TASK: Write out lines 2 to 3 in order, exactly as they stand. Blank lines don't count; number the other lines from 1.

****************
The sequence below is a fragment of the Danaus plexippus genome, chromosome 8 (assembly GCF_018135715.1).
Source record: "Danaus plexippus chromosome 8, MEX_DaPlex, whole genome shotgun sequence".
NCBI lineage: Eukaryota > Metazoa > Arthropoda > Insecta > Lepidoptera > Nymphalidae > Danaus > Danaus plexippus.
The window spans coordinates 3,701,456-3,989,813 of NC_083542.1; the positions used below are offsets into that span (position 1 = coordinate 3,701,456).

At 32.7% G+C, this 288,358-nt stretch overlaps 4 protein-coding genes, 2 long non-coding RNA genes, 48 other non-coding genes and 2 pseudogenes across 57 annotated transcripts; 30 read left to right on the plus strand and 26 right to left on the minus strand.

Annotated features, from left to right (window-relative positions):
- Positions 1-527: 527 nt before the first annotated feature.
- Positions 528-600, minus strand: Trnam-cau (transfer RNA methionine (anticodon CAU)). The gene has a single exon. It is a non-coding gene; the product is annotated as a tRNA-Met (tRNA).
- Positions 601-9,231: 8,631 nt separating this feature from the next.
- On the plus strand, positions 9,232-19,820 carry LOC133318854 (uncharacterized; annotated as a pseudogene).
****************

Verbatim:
Source record: "Danaus plexippus chromosome 8, MEX_DaPlex, whole genome shotgun sequence".
NCBI lineage: Eukaryota > Metazoa > Arthropoda > Insecta > Lepidoptera > Nymphalidae > Danaus > Danaus plexippus.